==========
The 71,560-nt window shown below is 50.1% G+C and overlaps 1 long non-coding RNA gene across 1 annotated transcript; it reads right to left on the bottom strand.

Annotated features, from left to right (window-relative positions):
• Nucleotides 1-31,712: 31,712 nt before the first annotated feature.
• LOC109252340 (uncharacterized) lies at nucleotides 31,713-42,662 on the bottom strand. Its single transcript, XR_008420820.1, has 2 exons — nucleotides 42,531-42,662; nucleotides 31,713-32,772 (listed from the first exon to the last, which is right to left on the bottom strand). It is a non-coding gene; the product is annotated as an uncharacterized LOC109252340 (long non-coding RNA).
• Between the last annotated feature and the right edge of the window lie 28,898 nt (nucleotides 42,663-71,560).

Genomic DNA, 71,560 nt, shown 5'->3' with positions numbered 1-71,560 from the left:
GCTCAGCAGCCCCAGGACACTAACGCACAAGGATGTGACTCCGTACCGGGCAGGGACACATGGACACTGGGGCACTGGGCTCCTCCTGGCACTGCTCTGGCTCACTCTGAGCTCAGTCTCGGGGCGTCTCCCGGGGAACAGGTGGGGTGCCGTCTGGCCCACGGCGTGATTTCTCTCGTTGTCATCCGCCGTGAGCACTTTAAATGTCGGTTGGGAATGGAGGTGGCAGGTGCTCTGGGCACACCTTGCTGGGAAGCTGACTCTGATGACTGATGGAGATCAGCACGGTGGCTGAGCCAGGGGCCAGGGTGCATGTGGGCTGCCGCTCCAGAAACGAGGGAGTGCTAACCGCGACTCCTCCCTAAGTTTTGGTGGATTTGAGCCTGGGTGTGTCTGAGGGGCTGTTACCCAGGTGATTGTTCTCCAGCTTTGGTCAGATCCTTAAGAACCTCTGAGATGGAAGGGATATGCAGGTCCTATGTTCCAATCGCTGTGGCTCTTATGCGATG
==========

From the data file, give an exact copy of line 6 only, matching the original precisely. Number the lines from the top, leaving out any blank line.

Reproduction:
Genomic DNA, 71,560 nt, shown 5'->3' with positions numbered 1-71,560 from the left: